FandangObon (participants); Deborah Anne Wong (presenter) FandangObon is a collaborative performing arts project led by California-born Japanese and Mexican American artists that explores connections between the participatory music and dance traditions of fandango son jarocho of Veracruz, Mexico, and the Japanese Buddhist ritual of obon. FandangObon was initiated by Great Leap, a nonprofit arts organization that uses performance and creative practice to deepen relations among people of diverse cultures and faiths. The artists will teach visitors the steps and movements and invite them to join in the dance.
Collection Restrictions:
Access by appointment only. Where a listening copy or viewing copy has been created, this is indicated in the respective inventory; additional materials may be accessible with sufficient advance notice and, in some cases, payment of a processing fee. Older papers are housed at a remote location and may require a minimum of three weeks' advance notice and payment of a retrieval fee. Certain formats such as multi-track audio recordings and EIAJ-1 videoreels (1/2 inch) may not be accessible. Contact the Ralph Rinzler Folklife Archives and Collections at 202-633-7322 or rinzlerarchives@si.edu for additional information.
Collection Rights:
Copyright and other restrictions may apply. Generally, materials created during a Festival are covered by a release signed by each participant permitting their use for personal and educational purposes; materials created as part of the fieldwork leading to a Festival may be more restricted. We permit and encourage such personal and educational use of those materials provided digitally here, without special permissions. Use of any materials for publication, commercial use, or distribution requires a license from the Archives. Licensing fees may apply in addition to any processing fees.
Collection Citation:
Smithsonian Folklife Festival records: 2016 Smithsonian Folklife Festival, Ralph Rinzler Folklife Archives and Collections, Smithsonian Institution.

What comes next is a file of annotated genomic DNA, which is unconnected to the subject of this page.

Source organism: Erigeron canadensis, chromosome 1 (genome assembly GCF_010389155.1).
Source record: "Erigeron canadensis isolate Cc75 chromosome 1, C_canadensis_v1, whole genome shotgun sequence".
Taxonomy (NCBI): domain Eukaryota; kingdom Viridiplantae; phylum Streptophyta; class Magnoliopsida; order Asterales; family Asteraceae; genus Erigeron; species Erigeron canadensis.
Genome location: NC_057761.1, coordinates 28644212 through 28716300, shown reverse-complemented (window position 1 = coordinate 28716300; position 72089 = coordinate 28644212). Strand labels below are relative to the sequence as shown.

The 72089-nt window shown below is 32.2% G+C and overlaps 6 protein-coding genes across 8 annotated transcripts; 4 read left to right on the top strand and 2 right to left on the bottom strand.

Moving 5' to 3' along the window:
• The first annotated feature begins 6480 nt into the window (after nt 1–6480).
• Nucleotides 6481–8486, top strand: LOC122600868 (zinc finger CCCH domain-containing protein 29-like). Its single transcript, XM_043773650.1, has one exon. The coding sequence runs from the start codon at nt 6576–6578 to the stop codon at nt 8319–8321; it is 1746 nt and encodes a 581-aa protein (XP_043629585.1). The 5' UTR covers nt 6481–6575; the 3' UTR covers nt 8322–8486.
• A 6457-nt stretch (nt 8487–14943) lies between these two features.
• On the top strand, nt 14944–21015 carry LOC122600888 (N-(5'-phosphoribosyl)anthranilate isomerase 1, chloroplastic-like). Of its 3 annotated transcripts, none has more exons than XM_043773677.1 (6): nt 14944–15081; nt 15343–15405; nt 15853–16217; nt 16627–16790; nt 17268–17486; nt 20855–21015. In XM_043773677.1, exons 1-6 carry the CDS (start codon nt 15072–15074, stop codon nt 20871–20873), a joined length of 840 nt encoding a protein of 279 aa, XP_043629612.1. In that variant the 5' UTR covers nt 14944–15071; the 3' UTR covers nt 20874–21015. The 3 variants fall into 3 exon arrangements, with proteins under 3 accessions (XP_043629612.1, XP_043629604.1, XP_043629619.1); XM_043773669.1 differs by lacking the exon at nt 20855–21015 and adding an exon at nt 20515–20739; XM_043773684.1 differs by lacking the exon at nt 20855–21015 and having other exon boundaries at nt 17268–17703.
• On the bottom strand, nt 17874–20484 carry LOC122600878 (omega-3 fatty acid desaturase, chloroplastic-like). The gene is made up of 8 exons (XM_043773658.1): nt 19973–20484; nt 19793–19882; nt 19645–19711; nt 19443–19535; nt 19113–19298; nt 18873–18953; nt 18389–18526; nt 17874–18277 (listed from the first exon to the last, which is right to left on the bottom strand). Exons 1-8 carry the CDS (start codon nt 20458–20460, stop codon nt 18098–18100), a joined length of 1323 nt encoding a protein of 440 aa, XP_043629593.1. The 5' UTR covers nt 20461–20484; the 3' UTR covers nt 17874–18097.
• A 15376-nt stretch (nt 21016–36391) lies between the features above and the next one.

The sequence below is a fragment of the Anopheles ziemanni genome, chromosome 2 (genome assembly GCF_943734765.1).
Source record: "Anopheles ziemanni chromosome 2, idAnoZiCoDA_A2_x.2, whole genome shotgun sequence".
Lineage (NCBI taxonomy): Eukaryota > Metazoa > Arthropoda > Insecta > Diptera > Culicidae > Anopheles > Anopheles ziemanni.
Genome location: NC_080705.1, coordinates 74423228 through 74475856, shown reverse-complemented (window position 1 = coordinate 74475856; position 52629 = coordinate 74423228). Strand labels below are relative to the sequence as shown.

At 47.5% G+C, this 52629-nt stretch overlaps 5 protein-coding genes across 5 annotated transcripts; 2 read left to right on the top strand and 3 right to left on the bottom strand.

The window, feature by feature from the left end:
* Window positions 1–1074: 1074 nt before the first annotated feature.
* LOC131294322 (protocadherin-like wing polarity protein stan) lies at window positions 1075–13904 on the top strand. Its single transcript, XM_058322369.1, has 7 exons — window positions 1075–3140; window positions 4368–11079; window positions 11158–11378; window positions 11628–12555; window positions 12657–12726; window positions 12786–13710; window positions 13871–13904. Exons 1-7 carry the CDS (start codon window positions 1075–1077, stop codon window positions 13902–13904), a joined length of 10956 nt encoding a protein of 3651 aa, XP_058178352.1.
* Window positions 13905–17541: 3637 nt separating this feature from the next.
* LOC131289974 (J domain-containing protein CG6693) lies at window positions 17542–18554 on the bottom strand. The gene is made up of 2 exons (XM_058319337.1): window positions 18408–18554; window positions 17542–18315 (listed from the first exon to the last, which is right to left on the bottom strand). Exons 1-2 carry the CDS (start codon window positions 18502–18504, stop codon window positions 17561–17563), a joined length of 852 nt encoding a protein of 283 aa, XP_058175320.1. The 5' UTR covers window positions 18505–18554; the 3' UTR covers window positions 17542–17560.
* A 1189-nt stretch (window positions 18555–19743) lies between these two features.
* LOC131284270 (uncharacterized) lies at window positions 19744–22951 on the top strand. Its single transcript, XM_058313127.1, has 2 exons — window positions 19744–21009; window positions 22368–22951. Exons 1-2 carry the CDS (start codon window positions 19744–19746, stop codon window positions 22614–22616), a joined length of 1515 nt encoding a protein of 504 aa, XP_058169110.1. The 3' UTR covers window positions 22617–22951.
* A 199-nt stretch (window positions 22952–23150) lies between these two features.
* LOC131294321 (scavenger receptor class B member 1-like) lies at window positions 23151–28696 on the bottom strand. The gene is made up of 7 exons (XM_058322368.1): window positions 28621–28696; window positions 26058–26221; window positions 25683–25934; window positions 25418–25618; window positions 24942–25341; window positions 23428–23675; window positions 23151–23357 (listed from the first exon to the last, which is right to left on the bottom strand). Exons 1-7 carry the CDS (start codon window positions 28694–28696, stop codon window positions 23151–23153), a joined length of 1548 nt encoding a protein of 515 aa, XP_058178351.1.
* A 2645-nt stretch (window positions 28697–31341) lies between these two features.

Identifier:
CFCH.SFF.2016, Item SFF2016_0703_SOCA_Stage_and_Plaza_0004
See more items in:
Smithsonian Folklife Festival records: 2016 Smithsonian Folklife Festival
Smithsonian Folklife Festival records: 2016 Smithsonian Folklife Festival / Series 4: Sounds of California / Audio
Archival Repository:
Ralph Rinzler Folklife Archives and Collections
EDAN-URL:
ead_component:sova-cfch-sff-2016-ref1310

FandangObon

Collection Creator:
Smithsonian Institution. Center for Folklife and Cultural Heritage  Search this
Extent:
1 Sound recording (digital audio file)
Type:
Archival materials
Sound recordings
Date:
2016 July 03
Scope and Contents:
FandangObon (participants); Deborah Anne Wong (presenter) FandangObon is a collaborative performing arts project led by California-born Japanese and Mexican American artists that explores connections between the participatory music and dance traditions of fandango son jarocho of Veracruz, Mexico, and the Japanese Buddhist ritual of obon. FandangObon was initiated by Great Leap, a nonprofit arts organization that uses performance and creative practice to deepen relations among people of diverse cultures and faiths. The artists will teach visitors the steps and movements and invite them to join in the dance.
Collection Restrictions:
Access by appointment only. Where a listening copy or viewing copy has been created, this is indicated in the respective inventory; additional materials may be accessible with sufficient advance notice and, in some cases, payment of a processing fee. Older papers are housed at a remote location and may require a minimum of three weeks' advance notice and payment of a retrieval fee. Certain formats such as multi-track audio recordings and EIAJ-1 videoreels (1/2 inch) may not be accessible. Contact the Ralph Rinzler Folklife Archives and Collections at 202-633-7322 or rinzlerarchives@si.edu for additional information.